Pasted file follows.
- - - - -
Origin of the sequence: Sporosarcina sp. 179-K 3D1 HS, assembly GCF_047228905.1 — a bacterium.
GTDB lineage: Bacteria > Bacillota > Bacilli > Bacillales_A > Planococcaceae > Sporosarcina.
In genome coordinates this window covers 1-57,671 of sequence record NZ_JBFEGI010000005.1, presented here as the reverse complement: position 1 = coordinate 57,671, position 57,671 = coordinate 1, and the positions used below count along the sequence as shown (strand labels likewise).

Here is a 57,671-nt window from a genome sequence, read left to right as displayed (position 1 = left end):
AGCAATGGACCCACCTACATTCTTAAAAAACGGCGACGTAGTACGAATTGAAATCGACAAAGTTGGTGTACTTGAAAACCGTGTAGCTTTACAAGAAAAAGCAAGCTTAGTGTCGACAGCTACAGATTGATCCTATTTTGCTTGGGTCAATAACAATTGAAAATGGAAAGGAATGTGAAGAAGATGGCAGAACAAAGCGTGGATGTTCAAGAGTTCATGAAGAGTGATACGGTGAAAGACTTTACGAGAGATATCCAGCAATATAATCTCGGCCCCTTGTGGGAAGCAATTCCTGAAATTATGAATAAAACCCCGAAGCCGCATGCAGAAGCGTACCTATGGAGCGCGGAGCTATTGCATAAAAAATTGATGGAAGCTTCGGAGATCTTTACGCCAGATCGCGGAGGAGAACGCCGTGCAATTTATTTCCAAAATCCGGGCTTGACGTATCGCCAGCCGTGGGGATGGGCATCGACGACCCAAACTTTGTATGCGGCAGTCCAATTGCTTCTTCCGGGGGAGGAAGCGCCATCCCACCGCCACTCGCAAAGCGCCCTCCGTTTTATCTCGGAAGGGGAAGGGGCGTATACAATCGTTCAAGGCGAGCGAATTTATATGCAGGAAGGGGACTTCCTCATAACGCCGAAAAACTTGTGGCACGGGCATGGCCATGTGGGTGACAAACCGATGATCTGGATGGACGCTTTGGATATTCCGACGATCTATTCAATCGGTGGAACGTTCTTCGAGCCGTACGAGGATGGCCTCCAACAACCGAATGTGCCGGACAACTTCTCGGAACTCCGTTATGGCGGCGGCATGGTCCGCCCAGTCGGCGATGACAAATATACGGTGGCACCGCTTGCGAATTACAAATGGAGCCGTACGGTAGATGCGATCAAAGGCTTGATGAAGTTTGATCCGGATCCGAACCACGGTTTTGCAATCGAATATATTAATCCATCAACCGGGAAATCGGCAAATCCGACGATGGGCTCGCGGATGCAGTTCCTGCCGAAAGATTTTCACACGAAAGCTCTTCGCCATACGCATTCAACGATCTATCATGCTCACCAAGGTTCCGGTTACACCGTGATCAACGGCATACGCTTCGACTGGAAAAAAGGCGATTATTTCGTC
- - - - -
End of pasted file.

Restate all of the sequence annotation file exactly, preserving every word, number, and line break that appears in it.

Origin of the sequence: Sporosarcina sp. 179-K 3D1 HS, assembly GCF_047228905.1 — a bacterium.
GTDB lineage: Bacteria > Bacillota > Bacilli > Bacillales_A > Planococcaceae > Sporosarcina.
In genome coordinates this window covers 1-57,671 of sequence record NZ_JBFEGI010000005.1, presented here as the reverse complement: position 1 = coordinate 57,671, position 57,671 = coordinate 1, and the positions used below count along the sequence as shown (strand labels likewise).

Here is a 57,671-nt window from a genome sequence, read left to right as displayed (position 1 = left end):
AGCAATGGACCCACCTACATTCTTAAAAAACGGCGACGTAGTACGAATTGAAATCGACAAAGTTGGTGTACTTGAAAACCGTGTAGCTTTACAAGAAAAAGCAAGCTTAGTGTCGACAGCTACAGATTGATCCTATTTTGCTTGGGTCAATAACAATTGAAAATGGAAAGGAATGTGAAGAAGATGGCAGAACAAAGCGTGGATGTTCAAGAGTTCATGAAGAGTGATACGGTGAAAGACTTTACGAGAGATATCCAGCAATATAATCTCGGCCCCTTGTGGGAAGCAATTCCTGAAATTATGAATAAAACCCCGAAGCCGCATGCAGAAGCGTACCTATGGAGCGCGGAGCTATTGCATAAAAAATTGATGGAAGCTTCGGAGATCTTTACGCCAGATCGCGGAGGAGAACGCCGTGCAATTTATTTCCAAAATCCGGGCTTGACGTATCGCCAGCCGTGGGGATGGGCATCGACGACCCAAACTTTGTATGCGGCAGTCCAATTGCTTCTTCCGGGGGAGGAAGCGCCATCCCACCGCCACTCGCAAAGCGCCCTCCGTTTTATCTCGGAAGGGGAAGGGGCGTATACAATCGTTCAAGGCGAGCGAATTTATATGCAGGAAGGGGACTTCCTCATAACGCCGAAAAACTTGTGGCACGGGCATGGCCATGTGGGTGACAAACCGATGATCTGGATGGACGCTTTGGATATTCCGACGATCTATTCAATCGGTGGAACGTTCTTCGAGCCGTACGAGGATGGCCTCCAACAACCGAATGTGCCGGACAACTTCTCGGAACTCCGTTATGGCGGCGGCATGGTCCGCCCAGTCGGCGATGACAAATATACGGTGGCACCGCTTGCGAATTACAAATGGAGCCGTACGGTAGATGCGATCAAAGGCTTGATGAAGTTTGATCCGGATCCGAACCACGGTTTTGCAATCGAATATATTAATCCATCAACCGGGAAATCGGCAAATCCGACGATGGGCTCGCGGATGCAGTTCCTGCCGAAAGATTTTCACACGAAAGCTCTTCGCCATACGCATTCAACGATCTATCATGCTCACCAAGGTTCCGGTTACACCGTGATCAACGGCATACGCTTCGACTGGAAAAAAGGCGATTATTTCGTC